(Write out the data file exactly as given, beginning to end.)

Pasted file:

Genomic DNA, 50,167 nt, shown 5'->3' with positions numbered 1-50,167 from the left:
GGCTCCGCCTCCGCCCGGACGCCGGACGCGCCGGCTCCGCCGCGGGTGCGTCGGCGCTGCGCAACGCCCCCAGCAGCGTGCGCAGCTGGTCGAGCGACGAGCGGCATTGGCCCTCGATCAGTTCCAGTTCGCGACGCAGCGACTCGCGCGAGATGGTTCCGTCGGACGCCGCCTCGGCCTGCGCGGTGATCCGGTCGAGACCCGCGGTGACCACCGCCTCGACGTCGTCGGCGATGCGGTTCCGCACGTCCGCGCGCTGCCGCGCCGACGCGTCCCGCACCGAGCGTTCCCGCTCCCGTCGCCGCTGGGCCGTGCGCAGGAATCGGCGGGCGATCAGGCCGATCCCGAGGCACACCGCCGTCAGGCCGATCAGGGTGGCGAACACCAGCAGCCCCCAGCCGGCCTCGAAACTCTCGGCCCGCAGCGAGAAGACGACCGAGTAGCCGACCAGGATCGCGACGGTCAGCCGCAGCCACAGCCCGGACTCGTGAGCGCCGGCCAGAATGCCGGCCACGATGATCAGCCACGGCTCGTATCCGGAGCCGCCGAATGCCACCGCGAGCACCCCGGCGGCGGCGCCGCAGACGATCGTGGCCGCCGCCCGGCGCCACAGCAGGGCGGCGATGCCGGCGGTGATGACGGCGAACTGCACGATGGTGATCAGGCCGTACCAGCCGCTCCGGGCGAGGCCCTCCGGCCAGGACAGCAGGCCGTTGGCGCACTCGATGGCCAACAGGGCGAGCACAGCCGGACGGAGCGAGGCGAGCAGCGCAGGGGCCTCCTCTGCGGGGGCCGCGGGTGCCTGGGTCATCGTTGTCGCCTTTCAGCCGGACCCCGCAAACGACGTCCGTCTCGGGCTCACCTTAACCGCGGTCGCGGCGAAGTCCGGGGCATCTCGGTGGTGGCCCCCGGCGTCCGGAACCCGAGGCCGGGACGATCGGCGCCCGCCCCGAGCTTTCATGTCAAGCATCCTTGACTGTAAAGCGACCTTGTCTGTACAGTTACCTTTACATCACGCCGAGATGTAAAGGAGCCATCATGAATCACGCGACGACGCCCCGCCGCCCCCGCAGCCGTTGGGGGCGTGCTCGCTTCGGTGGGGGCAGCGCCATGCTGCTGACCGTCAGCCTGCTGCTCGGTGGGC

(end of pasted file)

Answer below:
Genomic DNA, 50,167 nt, shown 5'->3' with positions numbered 1-50,167 from the left:
GGCTCCGCCTCCGCCCGGACGCCGGACGCGCCGGCTCCGCCGCGGGTGCGTCGGCGCTGCGCAACGCCCCCAGCAGCGTGCGCAGCTGGTCGAGCGACGAGCGGCATTGGCCCTCGATCAGTTCCAGTTCGCGACGCAGCGACTCGCGCGAGATGGTTCCGTCGGACGCCGCCTCGGCCTGCGCGGTGATCCGGTCGAGACCCGCGGTGACCACCGCCTCGACGTCGTCGGCGATGCGGTTCCGCACGTCCGCGCGCTGCCGCGCCGACGCGTCCCGCACCGAGCGTTCCCGCTCCCGTCGCCGCTGGGCCGTGCGCAGGAATCGGCGGGCGATCAGGCCGATCCCGAGGCACACCGCCGTCAGGCCGATCAGGGTGGCGAACACCAGCAGCCCCCAGCCGGCCTCGAAACTCTCGGCCCGCAGCGAGAAGACGACCGAGTAGCCGACCAGGATCGCGACGGTCAGCCGCAGCCACAGCCCGGACTCGTGAGCGCCGGCCAGAATGCCGGCCACGATGATCAGCCACGGCTCGTATCCGGAGCCGCCGAATGCCACCGCGAGCACCCCGGCGGCGGCGCCGCAGACGATCGTGGCCGCCGCCCGGCGCCACAGCAGGGCGGCGATGCCGGCGGTGATGACGGCGAACTGCACGATGGTGATCAGGCCGTACCAGCCGCTCCGGGCGAGGCCCTCCGGCCAGGACAGCAGGCCGTTGGCGCACTCGATGGCCAACAGGGCGAGCACAGCCGGACGGAGCGAGGCGAGCAGCGCAGGGGCCTCCTCTGCGGGGGCCGCGGGTGCCTGGGTCATCGTTGTCGCCTTTCAGCCGGACCCCGCAAACGACGTCCGTCTCGGGCTCACCTTAACCGCGGTCGCGGCGAAGTCCGGGGCATCTCGGTGGTGGCCCCCGGCGTCCGGAACCCGAGGCCGGGACGATCGGCGCCCGCCCCGAGCTTTCATGTCAAGCATCCTTGACTGTAAAGCGACCTTGTCTGTACAGTTACCTTTACATCACGCCGAGATGTAAAGGAGCCATCATGAATCACGCGACGACGCCCCGCCGCCCCCGCAGCCGTTGGGGGCGTGCTCGCTTCGGTGGGGGCAGCGCCATGCTGCTGACCGTCAGCCTGCTGCTCGGTGGGC